Roque Dalton, that great poet and cult figure, wrote that poetry, like bread, is for everyone. I truly want to believe that, though many seem either alienated or frustrated by poetry.
Aside from a poetry workshop at the Evanston Public Library, I have only taught basic college composition. Such a task requires that I teach students some basic rhetoric and push them to revise their essays until their work resembles something akin to college level English. There is no need for poetry in my lectures or assignments, yet it finds its way in. This is because I like poetry. I try to slip it in whenever possible, even when it serves little to no purpose.
Last April, National Poetry Month, I took the email addresses of willing students and sent them a poem a day for thirty days. I told them this was not anything they needed to know for class, but they should look at it as an online conversation about poetry. It is, I said, my mission to show people that poetry can be fun and interesting. One student asked me why he needed to read poems for a comp class. A fair question. Well, I asked, why not? His answer was long and rambling but here’s the gist: poetry is an elitist, antiquated art with little appeal to the average reader outside of grad school.
So let’s address this. Yes, poetry can seem an elitist art form, what with its insular groups gathering at readings; yes it can intimidate, what with those seemingly arbitrary line breaks and metaphors; yes it can seem a bit antiquated, especially when it rhymes, but really have we come so far that we no longer need poetry? Maybe we don’t need it for a comp class, or a science class for that matter, though I might respond to such allegations with examples from the metaphysical poets, whose argument and response poems provide some of the finest examples of how to persuade. To the science student: read Whitman’s “When I Heard the Learn’d Astronomer” and then let’s talk.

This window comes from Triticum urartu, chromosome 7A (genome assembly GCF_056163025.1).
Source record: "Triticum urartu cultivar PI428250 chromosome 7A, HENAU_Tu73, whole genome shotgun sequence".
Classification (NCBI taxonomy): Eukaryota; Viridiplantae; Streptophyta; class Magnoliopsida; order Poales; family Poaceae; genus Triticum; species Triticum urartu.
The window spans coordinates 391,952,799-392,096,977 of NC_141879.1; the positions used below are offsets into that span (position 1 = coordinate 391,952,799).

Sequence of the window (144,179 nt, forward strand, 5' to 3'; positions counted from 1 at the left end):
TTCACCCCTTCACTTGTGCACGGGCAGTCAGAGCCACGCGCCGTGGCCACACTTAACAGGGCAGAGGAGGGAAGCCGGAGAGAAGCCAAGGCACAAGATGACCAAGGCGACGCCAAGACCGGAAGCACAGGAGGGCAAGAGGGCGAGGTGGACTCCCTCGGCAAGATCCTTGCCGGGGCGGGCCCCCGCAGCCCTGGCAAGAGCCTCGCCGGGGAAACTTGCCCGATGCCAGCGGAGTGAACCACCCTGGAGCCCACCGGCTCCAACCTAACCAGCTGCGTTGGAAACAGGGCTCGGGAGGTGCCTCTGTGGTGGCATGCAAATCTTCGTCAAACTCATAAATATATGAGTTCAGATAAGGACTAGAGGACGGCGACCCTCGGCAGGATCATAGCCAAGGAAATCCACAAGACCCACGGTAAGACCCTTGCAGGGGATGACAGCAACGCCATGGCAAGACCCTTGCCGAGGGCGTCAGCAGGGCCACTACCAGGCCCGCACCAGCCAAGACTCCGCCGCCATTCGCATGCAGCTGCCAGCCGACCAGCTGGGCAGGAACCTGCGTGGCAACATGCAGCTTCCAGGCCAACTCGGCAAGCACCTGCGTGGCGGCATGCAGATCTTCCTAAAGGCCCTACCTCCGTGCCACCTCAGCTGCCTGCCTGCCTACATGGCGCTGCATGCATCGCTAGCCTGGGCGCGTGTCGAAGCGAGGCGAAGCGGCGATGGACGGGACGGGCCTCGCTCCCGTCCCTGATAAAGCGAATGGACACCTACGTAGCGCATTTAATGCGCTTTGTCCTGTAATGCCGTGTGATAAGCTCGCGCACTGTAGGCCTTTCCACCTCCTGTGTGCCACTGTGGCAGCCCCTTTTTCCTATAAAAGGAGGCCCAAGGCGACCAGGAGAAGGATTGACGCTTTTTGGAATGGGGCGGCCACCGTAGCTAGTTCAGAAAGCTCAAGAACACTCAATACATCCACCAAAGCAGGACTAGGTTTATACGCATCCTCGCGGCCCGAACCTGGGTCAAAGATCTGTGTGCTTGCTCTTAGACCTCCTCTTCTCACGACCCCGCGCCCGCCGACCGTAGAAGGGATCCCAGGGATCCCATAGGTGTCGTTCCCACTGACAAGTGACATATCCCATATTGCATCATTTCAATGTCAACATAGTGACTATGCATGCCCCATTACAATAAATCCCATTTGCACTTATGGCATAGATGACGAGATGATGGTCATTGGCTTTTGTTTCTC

Okay, maybe not everyone is eager to read Old Uncle Walt, and I don’t pretend that my love of poetry makes me anything special, but I do want to believe Dalton was right. Agreeing for a minute that poetry is like bread—for everyone—then why shouldn’t there be all sorts of breads? And there are. Rye, white, wheat, sourdough… certainly a bread exists to cover all tastes. So why shouldn’t poetry, equally as varied, appeal to all readers?
I tried to introduce my students to poems that I thought they would enjoy, and I encouraged them to share poems with me. Subsequently, I have read much of the poetry of Tupac Shakur, but I have also gotten positive feedback on the Langston Hughes, Mina Loy, and Yehuda Amachai poems I emailed. Overall, I felt the poem-a-day project was a success, though I am sure no one liked every poem I sent. Regardless of the small efforts I make, it seems that there’s a lot of hostility against poetry. Conversely, there is no shortage of arrogance from some of the people I meet who claim to either love poetry, write it, or both. They are happy to be part of the exclusive clique. So is it any surprise that my students, as well as some of my family, friends, and many of my enemies, are less given to reading poems?
My goal of starting a larger conversation about poetry—the way it can uplift, inspire, amuse, annoy, and perhaps alter one’s life—seems noble to me, though I may too be in that arrogant, elitist camp without realizing it. If so: so be it. I’ll live with such charges. Nevertheless, look for my daily email (those interested) next April. Maybe I can convince a few more students that a poem is not a puzzle, an assignment, a headache, a chore, or an enemy.